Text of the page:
After Suzzy joined up, they were a trio, and made their self-titled landmark debut in 1971. It was produced by the legendary guitarist-genius of King Crimson, Robert Fripp. His participation, and use of “Frippertronics,” an electric guitar method he devised using loops, before guitar synths were here, producing a uniquely warm and haunting beauty that was unexpected and powerful.
They made many albums – though none ever as popular as that first one – and performed around the world, and on big TV shows such as “The Tonight Show” with Johnny Carson. Also, thanks to Paul Simon, he were invited to perform on “Saturday Night Live.” Though they would do other musical projects separately, The Roches continued making albums and performing.
In 1995, they made the album Can We Go Home Now, their last album until 2007, when they made Moonswept. They continued performing occasionally, until 2017, when Maggie died at 65.
Terre was forever taking interesting musical journeys, some alone and some with others, always unified her by her joyful, open-armed embrace of song. In New York, she organized outdoor singing parties, inviting all who hungered to sing real-time harmony on cherished songs to meet at a designated time and destination.
She also showed up sometimes in unexpected places, such as Fripp’s 1979 masterpiece, Exposure. She sings- wails, actually, intensely – on the title-track – screaming out the word “Exposure” like a girl trapped in a burning building. But she also brought beautiful, lyrical singing to other tracks. It was confirmation of a hunch I had, and others shared. It was a recognition that Terre Roche had something else going on. We knew there was way more to her than we’d yet heard. And we were right.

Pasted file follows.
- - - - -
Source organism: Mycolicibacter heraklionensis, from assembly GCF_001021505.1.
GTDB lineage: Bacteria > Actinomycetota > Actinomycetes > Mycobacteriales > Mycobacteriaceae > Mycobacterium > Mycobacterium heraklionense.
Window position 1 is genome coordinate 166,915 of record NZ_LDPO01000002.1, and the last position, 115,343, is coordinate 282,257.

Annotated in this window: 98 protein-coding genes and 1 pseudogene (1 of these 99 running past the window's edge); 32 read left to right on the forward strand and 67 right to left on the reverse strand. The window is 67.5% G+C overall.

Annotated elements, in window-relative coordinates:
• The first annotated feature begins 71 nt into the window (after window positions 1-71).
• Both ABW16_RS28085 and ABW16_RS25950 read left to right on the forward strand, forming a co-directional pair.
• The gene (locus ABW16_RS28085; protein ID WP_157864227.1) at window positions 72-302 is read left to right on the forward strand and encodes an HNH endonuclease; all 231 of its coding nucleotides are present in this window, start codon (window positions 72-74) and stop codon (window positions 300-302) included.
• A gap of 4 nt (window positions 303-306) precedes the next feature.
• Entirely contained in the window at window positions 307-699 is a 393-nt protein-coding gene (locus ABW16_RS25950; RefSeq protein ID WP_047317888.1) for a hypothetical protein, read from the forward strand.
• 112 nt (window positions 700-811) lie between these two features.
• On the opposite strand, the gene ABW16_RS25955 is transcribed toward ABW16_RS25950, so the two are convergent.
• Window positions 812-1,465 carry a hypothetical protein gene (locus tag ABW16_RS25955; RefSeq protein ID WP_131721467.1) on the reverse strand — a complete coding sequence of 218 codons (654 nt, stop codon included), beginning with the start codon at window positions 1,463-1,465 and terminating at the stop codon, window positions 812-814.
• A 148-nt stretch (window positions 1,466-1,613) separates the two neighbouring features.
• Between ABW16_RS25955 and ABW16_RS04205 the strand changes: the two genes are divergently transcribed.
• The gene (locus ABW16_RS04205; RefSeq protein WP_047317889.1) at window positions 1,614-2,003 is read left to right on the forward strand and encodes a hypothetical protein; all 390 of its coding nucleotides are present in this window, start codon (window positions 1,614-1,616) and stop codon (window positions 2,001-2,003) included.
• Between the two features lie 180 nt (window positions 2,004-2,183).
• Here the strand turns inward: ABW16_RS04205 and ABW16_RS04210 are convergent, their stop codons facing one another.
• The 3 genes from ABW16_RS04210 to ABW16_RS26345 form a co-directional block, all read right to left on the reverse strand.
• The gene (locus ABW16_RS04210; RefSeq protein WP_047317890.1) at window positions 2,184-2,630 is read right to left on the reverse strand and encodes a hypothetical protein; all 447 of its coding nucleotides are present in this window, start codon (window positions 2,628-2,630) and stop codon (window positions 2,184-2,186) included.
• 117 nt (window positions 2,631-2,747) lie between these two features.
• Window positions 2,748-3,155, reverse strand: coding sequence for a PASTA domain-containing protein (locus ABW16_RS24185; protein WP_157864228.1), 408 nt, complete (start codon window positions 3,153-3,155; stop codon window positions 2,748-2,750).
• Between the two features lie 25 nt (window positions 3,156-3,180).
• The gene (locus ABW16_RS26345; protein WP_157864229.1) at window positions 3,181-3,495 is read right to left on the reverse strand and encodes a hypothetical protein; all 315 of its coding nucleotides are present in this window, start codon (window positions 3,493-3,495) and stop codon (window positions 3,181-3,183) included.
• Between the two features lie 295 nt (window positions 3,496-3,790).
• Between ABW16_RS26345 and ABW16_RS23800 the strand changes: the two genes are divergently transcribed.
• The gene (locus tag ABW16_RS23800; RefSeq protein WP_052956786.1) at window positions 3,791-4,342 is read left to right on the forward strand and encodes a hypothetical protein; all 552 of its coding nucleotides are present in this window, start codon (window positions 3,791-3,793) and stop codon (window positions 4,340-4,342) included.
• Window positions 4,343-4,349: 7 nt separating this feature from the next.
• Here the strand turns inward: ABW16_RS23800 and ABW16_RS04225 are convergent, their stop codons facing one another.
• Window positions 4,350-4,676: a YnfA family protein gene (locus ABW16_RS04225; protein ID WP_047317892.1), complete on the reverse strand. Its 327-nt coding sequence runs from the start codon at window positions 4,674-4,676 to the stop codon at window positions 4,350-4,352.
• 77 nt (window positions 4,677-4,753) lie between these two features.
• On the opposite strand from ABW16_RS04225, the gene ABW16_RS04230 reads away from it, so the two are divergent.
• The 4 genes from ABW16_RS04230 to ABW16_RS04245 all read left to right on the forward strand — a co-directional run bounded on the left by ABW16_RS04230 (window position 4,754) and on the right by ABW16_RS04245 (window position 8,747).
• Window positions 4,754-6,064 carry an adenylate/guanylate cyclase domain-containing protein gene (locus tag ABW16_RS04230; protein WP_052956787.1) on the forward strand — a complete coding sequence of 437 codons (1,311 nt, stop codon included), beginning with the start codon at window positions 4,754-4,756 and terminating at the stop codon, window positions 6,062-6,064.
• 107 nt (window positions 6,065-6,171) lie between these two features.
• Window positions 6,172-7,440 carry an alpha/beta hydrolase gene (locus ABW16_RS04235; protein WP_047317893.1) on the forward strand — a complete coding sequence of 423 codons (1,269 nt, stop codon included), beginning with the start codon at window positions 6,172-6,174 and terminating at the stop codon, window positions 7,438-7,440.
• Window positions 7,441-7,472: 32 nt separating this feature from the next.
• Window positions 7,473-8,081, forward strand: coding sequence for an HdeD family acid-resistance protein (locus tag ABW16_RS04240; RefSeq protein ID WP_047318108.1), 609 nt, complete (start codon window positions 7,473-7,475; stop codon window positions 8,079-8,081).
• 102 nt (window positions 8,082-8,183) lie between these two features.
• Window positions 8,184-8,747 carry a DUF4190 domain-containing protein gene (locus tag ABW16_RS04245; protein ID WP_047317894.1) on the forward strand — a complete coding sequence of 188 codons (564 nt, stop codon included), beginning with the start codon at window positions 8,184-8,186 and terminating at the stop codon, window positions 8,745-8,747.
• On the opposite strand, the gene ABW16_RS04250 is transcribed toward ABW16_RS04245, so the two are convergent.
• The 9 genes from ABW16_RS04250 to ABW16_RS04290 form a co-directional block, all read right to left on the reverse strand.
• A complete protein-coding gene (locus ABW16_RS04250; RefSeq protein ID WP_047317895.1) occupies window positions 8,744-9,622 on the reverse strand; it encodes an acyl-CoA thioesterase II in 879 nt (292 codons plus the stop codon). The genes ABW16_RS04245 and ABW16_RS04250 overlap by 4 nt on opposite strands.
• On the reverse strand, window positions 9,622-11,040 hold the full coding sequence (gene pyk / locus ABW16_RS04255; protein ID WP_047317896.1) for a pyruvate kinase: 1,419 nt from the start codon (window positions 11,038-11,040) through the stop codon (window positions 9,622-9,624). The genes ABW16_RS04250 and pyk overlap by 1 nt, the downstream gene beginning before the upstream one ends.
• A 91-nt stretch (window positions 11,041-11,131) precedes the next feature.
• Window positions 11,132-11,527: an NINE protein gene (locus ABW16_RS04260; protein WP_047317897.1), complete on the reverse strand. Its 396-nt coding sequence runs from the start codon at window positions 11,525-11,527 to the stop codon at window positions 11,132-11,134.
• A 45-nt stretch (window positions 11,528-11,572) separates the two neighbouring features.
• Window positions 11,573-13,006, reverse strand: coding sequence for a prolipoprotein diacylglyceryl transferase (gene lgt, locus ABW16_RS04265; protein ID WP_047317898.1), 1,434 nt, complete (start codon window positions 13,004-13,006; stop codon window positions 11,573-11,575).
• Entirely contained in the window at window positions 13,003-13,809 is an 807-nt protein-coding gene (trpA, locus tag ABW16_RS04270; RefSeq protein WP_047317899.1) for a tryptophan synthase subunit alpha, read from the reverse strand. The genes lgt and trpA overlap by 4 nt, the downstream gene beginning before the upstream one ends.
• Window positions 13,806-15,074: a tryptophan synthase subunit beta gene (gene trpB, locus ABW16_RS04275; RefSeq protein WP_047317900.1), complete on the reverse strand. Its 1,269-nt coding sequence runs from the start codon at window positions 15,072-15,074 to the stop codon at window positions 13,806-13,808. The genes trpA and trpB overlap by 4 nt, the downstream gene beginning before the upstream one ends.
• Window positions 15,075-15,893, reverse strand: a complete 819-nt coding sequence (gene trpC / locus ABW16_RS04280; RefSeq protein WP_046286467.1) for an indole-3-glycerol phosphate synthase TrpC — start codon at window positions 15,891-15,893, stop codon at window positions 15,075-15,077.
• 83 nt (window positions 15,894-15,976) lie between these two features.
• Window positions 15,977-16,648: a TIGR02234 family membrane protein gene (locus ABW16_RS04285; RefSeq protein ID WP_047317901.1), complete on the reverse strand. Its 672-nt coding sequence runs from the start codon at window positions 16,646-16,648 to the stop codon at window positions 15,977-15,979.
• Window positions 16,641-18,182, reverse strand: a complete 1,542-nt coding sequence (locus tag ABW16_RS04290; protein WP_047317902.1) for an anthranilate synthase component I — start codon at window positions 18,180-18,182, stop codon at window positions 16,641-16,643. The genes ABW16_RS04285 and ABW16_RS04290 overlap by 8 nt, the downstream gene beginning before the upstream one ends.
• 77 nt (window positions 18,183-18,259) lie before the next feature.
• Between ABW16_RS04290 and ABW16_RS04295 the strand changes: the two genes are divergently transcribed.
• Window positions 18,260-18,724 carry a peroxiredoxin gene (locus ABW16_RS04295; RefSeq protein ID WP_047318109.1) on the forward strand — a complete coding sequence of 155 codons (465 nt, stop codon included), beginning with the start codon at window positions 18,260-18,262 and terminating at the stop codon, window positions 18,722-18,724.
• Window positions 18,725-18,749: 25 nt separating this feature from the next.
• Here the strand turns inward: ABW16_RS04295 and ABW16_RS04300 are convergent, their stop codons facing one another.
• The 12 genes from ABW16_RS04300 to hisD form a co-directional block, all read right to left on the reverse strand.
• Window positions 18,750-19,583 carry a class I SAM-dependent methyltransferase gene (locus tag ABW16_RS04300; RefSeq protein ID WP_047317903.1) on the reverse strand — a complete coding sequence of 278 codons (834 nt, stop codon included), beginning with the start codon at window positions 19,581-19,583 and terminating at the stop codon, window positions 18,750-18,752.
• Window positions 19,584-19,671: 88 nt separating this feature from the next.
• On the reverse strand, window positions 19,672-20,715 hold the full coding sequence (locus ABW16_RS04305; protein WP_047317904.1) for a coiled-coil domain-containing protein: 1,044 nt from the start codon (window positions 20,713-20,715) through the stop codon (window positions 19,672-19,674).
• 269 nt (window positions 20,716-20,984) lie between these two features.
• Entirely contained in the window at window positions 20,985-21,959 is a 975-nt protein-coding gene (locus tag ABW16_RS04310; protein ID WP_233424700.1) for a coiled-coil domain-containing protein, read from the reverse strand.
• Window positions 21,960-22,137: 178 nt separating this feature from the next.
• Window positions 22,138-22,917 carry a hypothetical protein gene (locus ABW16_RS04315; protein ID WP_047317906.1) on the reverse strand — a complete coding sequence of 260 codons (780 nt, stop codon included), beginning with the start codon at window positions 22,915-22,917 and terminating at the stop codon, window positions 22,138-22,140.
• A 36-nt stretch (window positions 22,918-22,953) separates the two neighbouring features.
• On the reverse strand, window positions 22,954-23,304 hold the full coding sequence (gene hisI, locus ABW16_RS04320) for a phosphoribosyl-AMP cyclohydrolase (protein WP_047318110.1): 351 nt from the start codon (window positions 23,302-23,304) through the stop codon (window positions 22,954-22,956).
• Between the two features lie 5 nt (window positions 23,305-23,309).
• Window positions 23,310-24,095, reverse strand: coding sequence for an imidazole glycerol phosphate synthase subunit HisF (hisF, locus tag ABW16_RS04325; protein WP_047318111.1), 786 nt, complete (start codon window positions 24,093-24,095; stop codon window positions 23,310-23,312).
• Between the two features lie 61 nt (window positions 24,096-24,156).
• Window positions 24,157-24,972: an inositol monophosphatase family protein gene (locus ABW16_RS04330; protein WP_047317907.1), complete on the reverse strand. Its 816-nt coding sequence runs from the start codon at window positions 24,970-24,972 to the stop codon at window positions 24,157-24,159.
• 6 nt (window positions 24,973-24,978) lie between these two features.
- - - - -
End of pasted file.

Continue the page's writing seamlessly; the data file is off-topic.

After Exposure she did several beautiful solo albums, including The Sound of a Tree Falling in 1998, and the beautiful Imprint, 2015. each etched with her distinctive, poignant pictures of life.
But it was before that, on the forementioned Can We Go Home album made with her sisters, there’s a song which signals the solo work to come. It arrived like one of those miracle songs we didn’t expect, like when “The Sound of Silence” suddenly was in the world after so many years when it was not. And we all recognized, okay, there’s that now. This baseball diamond we’re playing on just got expanded.
Her song “Christlike” emerged with that same sense of moment, of an ascension to a different realm of songwriting, like the set of a play in the theater that suddenly opens up into a space four times as large. Who knew all that was there? “Christlike” is gently expansive, bringing together so many disparate parts that add up to the equation of being human. It’s earthbound, spiritual, religious, sexual, yearning for holiness, for impossible perfection while chained always to this clockwork collective of our modern lives.
To discover how she found her way to “Christlike,” I asked her
if she’d do an interview when she was in L.A. in 1997 to perform with her
sisters at the Roxy on the Sunset Strip.
This took some serious negotiation to accomplish. This music journalism can sometimes be way more complex than one might assume. She agreed but only if we did it over hot fudge sundaes somewhere in Santa Monica, where they were staying. It was a tough mission, but I took it on, fortunately getting a tip that the Broadway deli had a great one. Which was true.
We walked there from her hotel, and she was quite delighted by the sundae. Which opened the “Christlike” door. Where did that come from?
“It was like automatic writing,” she said. “It poured through me. I had to stop and look up one of the words, because I didn’t know what it meant. I think it was channeled in a way. Because when I looked it up, the word meant exactly what I meant to say. It was the word ‘rend.’ I remember I had this image of this guy tearing meat apart and slobbering. And I put the word ‘rend’ in and figured I’d change it when I got the right word. And when I looked it up in the dictionary, it meant exactly that. It meant ‘to tear apart.’ Maybe on some unconscious level I knew that. I think writing works like that a lot. If you can get out of your way to let your subconscious come through, you can write your best stuff. “
Asked if she knew the secret of how to do that, she said she wished she did. “If I knew, I could write a lot more songs than I do. All I know is when it does come through me like that, it feels like a good song. Unrestricted. I’m not forcing it to go a certain way.”